Theatrical scenes reveal to those he knows their own similarity to him, and Treves dreams that he’s displayed on a platform with Merrick describing his rigidity, this “terrifying” normality, and how cruel he can be to others “for their own good.”
Another opportunity for imagination comes with the multipurpose set comprised of four moving platforms, each seven inches higher, from seven to 28 inches. Director Shough has designed the series to be brightly painted by Chris Newman, indicating many scenes including a carnival, a train station, a London hall, and Merrick’s hospital room.
Mola accomplishes the body distortion so convincingly and at the same time delivers his lines with clarity, an amazing accomplishment.
“It is a role I’ve wanted to play since I knew the Guild was doing this show,” Mola says. “I read and researched and practiced. I trust the director to help me get it right and not silly. Yet it’s scary too, not knowing how the audience will react.”
It seems to be well-placed trust.
Shough notes they consulted with a physical therapist, Carol Fisher, who advised Mola specifically how to work out and how to protect his back. “It’s like static choreography,” Mola says.
The somewhat abstract approach works with double casting each of the supporting actors. Ertsgaard also plays the nurse and the princess. Hollingsworth adds the Duchess, and Dineen a countess.
Kevin Grego and Mark Reuter play six roles between them and Burkman and Lockwood also carry one additional character each.
Shough, who has made appearances in several different community theatre productions, says it’s hard for him to decide whether he prefers acting or directing. For this show, he leans toward directing.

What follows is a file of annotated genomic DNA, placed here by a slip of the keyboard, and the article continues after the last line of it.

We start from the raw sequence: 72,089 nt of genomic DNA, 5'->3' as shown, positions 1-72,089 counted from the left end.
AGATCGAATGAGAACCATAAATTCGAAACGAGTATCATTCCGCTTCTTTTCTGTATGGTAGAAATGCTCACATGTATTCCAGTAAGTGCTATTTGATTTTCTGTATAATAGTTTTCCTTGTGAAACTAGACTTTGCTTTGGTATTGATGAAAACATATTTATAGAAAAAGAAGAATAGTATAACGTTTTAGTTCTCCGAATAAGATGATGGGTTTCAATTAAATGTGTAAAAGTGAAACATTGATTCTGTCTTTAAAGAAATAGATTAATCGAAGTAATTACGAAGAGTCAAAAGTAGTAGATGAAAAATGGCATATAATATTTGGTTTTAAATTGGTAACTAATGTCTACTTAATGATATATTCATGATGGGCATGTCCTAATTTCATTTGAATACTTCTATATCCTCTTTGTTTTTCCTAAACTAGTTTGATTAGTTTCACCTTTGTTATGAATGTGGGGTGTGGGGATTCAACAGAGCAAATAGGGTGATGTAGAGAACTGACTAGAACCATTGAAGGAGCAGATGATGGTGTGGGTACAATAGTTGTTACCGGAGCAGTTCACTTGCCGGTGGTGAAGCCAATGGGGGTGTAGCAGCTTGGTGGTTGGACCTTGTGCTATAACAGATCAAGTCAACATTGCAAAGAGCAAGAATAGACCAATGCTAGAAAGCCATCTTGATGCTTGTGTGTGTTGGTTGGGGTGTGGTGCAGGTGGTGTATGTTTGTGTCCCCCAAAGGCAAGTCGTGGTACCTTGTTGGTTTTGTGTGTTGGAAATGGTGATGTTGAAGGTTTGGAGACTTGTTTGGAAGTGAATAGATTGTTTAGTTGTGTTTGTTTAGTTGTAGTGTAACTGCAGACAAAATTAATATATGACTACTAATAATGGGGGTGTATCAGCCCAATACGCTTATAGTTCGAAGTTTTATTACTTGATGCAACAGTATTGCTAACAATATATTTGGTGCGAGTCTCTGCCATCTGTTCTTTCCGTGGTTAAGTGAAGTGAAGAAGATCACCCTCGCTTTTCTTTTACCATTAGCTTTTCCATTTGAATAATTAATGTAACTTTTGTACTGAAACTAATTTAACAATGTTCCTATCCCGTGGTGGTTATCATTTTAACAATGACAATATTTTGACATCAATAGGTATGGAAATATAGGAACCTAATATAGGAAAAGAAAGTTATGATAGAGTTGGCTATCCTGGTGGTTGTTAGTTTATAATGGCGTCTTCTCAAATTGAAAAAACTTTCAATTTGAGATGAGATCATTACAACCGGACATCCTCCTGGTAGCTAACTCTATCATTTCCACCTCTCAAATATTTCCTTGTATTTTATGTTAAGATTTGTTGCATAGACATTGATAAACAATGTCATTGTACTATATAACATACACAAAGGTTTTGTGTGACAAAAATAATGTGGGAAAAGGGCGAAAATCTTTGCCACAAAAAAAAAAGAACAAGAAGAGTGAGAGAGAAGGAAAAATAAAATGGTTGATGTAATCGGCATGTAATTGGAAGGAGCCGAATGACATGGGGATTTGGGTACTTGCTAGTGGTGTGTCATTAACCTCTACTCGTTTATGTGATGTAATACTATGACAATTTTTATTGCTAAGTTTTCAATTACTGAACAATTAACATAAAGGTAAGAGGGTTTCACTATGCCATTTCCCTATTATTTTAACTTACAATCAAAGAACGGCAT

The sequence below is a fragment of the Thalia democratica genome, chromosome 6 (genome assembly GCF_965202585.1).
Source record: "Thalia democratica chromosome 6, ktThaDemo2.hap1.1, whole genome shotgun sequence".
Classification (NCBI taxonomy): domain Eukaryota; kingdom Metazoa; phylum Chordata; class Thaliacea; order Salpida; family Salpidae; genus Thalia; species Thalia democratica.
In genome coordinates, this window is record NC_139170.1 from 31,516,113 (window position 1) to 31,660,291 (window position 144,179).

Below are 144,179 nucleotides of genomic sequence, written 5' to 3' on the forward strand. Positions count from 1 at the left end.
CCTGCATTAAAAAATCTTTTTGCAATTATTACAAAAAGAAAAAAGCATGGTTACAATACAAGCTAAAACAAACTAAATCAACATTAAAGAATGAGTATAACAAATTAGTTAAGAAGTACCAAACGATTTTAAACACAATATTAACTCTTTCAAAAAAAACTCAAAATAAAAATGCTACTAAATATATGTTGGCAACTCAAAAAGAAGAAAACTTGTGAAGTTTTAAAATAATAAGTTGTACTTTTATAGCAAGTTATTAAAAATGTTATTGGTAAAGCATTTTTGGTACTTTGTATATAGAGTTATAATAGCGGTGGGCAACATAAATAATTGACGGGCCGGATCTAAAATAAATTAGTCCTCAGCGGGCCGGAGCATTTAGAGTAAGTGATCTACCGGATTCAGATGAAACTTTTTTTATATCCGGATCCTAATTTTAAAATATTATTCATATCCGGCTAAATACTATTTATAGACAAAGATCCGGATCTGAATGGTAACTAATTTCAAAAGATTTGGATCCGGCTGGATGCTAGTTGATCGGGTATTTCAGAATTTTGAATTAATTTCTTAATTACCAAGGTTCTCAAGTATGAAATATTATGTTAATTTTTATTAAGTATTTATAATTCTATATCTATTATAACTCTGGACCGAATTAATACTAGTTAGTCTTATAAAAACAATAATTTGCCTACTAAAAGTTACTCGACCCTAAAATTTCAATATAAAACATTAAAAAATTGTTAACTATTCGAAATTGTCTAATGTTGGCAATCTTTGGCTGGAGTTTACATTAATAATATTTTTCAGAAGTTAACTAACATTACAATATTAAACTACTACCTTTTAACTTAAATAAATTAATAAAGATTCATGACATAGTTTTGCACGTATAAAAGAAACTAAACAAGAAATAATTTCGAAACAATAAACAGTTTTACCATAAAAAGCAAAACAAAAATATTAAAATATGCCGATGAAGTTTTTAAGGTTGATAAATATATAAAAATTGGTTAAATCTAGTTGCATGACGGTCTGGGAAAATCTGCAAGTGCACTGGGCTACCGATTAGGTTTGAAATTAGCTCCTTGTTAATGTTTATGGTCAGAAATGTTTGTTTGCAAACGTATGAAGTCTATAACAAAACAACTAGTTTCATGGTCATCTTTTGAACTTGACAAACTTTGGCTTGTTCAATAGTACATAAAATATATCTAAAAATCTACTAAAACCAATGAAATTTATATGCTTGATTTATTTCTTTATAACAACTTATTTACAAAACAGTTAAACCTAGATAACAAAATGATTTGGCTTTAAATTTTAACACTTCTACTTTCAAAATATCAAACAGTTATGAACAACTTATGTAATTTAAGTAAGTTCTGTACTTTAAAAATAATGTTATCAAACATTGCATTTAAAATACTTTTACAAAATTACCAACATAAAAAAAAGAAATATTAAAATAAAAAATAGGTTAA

“It’s more creative when you have to look at the whole picture,” he says. “It’s a lot more work, too.”
Gary Thompson is assistant director. Melanie Brenner, stage manager, is another person working hard backstage. She has to keep up with absolutely every detail in each discipline. Victoria Osewski is responsible for props, Wayne Wolf is stagehand, and Kathy Mola is the producer.
With all the multiple characters to dress, even for brief appearances on stage, Lynn Brown, a costume designer new to the Guild, has a huge job. She solves it with clever additions and subtractions, devising pieces that can be tied on.
A play set in a small, three-quarters-round theatre like the Guild requires very careful light and sound design, here by Shough and Thompson, with boards run by Jaime McQuinn and Sarah Saunders.
“Elephant Man,” now 40-years-old, has been done all over the world, revived twice on Broadway, and attracted such actors as David Bowie and Mark Hamill.
Pomerance never wrote another classic hit.
‘The Elephant Man’ takes the stage March 17–April 2 at the Dayton Theatre Guild, 430 Wayne Ave. in Dayton. Show runs Fridays and first Saturday at 8 p.m., second Saturday at 5 p.m., and Sundays at 3 p.m. Tickets are $13 for students, $18 for seniors, and $20 for adults. For tickets and more information, please call 937.278.5993 or visit DaytonTheatreGuild.org.